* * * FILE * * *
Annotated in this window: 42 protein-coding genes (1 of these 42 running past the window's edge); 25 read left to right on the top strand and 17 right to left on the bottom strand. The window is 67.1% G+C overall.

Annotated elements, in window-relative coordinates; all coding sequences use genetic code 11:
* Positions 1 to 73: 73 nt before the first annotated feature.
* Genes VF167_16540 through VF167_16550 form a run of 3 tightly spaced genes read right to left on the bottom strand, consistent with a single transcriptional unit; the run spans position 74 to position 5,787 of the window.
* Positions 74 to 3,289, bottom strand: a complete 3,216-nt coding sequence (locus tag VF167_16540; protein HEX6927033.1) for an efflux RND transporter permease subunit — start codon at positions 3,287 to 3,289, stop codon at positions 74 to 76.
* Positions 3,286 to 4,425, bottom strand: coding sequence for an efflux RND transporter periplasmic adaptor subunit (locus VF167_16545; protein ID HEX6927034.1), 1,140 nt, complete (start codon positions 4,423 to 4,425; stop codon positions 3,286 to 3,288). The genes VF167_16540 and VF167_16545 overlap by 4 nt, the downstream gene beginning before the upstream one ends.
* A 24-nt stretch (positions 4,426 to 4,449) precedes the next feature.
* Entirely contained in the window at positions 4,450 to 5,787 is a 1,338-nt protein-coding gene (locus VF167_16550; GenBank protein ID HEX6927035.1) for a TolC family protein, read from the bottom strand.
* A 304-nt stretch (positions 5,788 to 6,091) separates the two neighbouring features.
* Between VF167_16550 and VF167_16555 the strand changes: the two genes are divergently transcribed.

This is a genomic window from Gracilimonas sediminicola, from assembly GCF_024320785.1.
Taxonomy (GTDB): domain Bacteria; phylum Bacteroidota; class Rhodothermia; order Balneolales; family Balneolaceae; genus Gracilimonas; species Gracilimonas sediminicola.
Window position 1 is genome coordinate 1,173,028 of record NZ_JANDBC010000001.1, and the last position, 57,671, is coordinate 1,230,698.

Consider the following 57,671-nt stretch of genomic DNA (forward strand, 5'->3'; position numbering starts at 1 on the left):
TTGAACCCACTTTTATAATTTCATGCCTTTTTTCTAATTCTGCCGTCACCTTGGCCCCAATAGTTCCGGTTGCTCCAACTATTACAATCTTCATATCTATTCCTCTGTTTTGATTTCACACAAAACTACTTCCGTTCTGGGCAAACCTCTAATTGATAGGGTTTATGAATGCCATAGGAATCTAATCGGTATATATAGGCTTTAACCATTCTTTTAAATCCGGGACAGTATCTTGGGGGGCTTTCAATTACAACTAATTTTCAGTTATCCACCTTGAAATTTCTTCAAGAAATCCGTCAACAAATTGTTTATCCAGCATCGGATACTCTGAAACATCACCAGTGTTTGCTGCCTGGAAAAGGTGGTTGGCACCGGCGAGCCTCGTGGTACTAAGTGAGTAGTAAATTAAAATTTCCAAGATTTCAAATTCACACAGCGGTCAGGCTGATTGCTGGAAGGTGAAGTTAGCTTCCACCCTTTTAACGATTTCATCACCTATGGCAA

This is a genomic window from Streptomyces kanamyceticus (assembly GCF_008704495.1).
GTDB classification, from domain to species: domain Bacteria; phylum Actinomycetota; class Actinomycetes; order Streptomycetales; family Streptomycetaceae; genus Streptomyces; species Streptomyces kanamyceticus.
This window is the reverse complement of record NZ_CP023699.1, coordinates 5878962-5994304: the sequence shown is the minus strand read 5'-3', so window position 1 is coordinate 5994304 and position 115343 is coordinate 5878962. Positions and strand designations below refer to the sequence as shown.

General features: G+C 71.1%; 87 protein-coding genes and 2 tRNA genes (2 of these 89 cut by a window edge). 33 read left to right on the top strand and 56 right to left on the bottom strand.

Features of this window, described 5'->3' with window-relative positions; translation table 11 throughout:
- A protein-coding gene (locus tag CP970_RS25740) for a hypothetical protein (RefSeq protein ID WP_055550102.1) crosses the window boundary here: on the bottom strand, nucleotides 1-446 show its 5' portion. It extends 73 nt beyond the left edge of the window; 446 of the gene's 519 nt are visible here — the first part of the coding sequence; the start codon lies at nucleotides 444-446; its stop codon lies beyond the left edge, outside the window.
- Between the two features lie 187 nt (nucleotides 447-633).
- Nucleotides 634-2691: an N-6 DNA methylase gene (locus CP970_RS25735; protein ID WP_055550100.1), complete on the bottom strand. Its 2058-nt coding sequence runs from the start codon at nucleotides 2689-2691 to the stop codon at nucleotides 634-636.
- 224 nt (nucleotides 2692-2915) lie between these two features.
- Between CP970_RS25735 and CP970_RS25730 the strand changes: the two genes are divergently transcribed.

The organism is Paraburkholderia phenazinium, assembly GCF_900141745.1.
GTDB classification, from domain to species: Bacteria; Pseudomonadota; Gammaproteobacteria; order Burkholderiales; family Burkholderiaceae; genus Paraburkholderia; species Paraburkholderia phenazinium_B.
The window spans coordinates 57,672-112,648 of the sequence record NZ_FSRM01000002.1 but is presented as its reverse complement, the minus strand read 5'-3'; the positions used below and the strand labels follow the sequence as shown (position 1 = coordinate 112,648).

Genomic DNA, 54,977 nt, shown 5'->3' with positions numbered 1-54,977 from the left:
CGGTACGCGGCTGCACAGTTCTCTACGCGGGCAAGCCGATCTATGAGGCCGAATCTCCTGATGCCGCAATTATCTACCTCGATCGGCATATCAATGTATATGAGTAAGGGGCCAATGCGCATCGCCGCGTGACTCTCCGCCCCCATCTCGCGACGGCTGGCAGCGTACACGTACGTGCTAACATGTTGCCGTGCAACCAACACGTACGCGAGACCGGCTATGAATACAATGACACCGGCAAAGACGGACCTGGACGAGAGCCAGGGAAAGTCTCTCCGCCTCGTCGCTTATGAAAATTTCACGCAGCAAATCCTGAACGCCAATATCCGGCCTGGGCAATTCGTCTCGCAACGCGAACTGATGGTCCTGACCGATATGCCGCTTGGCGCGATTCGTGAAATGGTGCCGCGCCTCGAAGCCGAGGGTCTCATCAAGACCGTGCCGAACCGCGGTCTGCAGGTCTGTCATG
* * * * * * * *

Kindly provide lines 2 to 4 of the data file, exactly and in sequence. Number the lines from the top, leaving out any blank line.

Annotated elements, in window-relative coordinates; all coding sequences use genetic code 11:
* Positions 1 to 73: 73 nt before the first annotated feature.
* Genes VF167_16540 through VF167_16550 form a run of 3 tightly spaced genes read right to left on the bottom strand, consistent with a single transcriptional unit; the run spans position 74 to position 5,787 of the window.